In the fall of 2022, The Crimson will make a historic change to harness the opportunity presented by the digital era: We will shift to producing a weekly print edition while recentering our operations and product to prioritize daily online content.
Today, The Crimson chose to dedicate our front page to the memory of the individuals enslaved by leadership, faculty, staff, and donors at Harvard University.
Baring it all in the season’s first snowfall, hundreds of Harvard students gathered outside Wednesday night in jackets, underwear, and little else to resume the boisterous tradition of streaking around Harvard Yard the midnight before finals.
Students congregated in Harvard Yard for Primal Scream on Wednesday night, the last day of reading period.
Roughly 40 undergrads keep kosher, following strict dietary restrictions according to Jewish law, but just one dining hall covered by Harvard’s undergraduate meal plan, Harvard Hillel, is kosher, and it is only open for dinner.
Harvard University Dining Services will offer a hot kosher lunch option upon request in Quincy House, starting Wednesday.
A man who “appeared to be under the influence” drove his vehicle into Harvard Yard, nearly striking several people and ending in a car crash Wednesday night, per Harvard police spokesperson Steven G. Catalano.
Cambridge police are searching for three unidentified male suspects involved in a stabbing that occurred near Mather House Friday night.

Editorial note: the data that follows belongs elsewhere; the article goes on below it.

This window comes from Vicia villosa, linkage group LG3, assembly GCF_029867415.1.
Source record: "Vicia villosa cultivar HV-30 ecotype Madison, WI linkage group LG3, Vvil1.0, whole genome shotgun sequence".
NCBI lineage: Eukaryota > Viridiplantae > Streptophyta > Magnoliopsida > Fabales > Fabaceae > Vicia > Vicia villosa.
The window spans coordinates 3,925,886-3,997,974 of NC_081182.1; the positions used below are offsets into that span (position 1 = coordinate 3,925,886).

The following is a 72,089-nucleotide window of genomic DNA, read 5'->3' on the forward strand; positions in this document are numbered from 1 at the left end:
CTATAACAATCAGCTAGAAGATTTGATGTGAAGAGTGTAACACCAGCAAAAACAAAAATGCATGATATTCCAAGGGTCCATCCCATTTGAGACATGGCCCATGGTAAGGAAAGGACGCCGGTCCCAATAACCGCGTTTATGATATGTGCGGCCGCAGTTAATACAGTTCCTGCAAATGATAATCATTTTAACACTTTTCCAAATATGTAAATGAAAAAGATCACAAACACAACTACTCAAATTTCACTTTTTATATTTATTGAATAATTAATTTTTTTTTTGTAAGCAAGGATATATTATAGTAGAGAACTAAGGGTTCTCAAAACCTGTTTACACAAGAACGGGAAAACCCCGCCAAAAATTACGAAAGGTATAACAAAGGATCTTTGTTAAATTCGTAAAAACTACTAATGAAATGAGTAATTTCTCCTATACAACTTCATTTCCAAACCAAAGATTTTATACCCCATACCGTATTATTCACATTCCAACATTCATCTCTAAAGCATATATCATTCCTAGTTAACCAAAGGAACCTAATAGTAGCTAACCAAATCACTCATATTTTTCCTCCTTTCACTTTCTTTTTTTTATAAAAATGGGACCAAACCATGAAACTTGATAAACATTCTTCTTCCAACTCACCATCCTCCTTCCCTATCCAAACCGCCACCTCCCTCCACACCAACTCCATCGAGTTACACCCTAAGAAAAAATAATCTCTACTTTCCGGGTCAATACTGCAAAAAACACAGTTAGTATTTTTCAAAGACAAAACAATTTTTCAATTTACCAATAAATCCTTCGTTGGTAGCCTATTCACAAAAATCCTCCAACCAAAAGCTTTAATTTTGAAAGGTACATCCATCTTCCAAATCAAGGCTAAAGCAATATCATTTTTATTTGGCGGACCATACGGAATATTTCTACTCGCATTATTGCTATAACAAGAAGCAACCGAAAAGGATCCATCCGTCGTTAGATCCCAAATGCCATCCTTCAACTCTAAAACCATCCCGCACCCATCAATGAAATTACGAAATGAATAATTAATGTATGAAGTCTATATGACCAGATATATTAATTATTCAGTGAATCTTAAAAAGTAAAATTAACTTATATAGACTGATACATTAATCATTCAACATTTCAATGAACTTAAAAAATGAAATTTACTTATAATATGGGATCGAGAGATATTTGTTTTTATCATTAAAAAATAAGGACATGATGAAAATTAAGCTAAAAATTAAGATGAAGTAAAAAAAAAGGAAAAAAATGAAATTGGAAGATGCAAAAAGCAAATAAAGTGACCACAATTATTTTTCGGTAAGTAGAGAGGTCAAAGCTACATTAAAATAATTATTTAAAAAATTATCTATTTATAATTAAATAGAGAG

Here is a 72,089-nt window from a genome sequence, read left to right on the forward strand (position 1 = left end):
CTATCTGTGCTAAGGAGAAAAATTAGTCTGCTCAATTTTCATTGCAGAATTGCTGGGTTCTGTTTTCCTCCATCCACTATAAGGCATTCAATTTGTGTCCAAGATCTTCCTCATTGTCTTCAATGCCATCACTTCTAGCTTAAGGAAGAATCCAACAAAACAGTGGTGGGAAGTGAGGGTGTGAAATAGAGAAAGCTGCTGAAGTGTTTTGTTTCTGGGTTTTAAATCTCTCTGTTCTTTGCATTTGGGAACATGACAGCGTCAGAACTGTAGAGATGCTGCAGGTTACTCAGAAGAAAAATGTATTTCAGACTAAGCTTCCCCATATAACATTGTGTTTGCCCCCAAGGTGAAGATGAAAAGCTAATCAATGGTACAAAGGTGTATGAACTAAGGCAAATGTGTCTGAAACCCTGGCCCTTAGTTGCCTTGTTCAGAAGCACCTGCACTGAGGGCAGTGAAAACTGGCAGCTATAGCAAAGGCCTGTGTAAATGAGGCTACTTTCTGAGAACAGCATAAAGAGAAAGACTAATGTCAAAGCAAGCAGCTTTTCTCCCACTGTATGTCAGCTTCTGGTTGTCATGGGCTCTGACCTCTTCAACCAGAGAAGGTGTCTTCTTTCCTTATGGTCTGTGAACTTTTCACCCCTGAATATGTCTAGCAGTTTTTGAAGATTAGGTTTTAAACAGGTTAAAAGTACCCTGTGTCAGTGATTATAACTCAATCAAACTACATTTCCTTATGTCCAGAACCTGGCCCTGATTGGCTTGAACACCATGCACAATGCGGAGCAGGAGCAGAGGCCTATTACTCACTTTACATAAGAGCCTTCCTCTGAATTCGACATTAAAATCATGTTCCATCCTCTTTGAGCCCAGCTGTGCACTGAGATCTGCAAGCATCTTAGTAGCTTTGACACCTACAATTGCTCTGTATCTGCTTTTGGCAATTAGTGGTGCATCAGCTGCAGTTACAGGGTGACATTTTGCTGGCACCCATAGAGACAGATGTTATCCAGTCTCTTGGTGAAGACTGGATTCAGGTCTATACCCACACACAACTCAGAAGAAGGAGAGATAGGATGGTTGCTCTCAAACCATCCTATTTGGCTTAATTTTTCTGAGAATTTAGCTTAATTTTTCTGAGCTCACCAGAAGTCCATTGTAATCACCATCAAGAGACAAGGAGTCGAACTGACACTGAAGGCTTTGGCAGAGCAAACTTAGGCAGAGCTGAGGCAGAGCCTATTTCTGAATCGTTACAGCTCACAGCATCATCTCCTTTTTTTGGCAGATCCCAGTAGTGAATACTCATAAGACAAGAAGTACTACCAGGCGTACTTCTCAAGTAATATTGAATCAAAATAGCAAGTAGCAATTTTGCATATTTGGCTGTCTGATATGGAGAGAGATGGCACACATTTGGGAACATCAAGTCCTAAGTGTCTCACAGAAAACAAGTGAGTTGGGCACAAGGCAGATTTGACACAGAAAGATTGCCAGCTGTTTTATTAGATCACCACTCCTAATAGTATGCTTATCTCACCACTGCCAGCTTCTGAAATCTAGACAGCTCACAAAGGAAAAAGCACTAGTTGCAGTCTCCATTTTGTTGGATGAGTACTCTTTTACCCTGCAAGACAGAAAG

Cambridge police blocked off several streets after a stabbing near Mather House Friday night.
The Massachusetts Supreme Judicial Court — the highest court in the Commonwealth — is comprised of a chief justice and six associate justices, who hear appeals on both criminal and civil cases.
Attorneys Josh D. Koskoff, left, and Ben L. Crump, right, accompany Tamara K. Lanier on her way to a press conference after their hearing before the Massachusetts Supreme Judicial Court at the John Adams Courthouse in Boston in November 2021.
Civil rights attorney Benjamin L. Crump, right, alongside Tamara K. Lanier at a press conference Monday after a hearing before the Massachusetts Supreme Judicial Court at the John Adams Courthouse in Boston.
Mass. Supreme Court Hears Oral Arguments Over Harvard’s Possession of Photos Depicting Enslaved People
In the opening salvo of their effort to appeal the March dismissal of Lanier v. Harvard, lawyers for Tamara K. Lanier and Harvard argued before the Massachusetts Supreme Judicial Court about whether the University unlawfully possesses and profits from historic photos Lanier says depict her enslaved ancestors.
When Victor A. Clay arrived to helm Harvard’s police force in July, the department was facing allegations of decades of sexism, racism, and favoritism among employees, as well as campus activism calling for its reform or even abolition.
A documentary on a Black woman trying to reclaim her family’s history by suing Harvard University over its possession of photographs depicting her enslaved ancestors premiered Friday at a Harvard Square movie theater.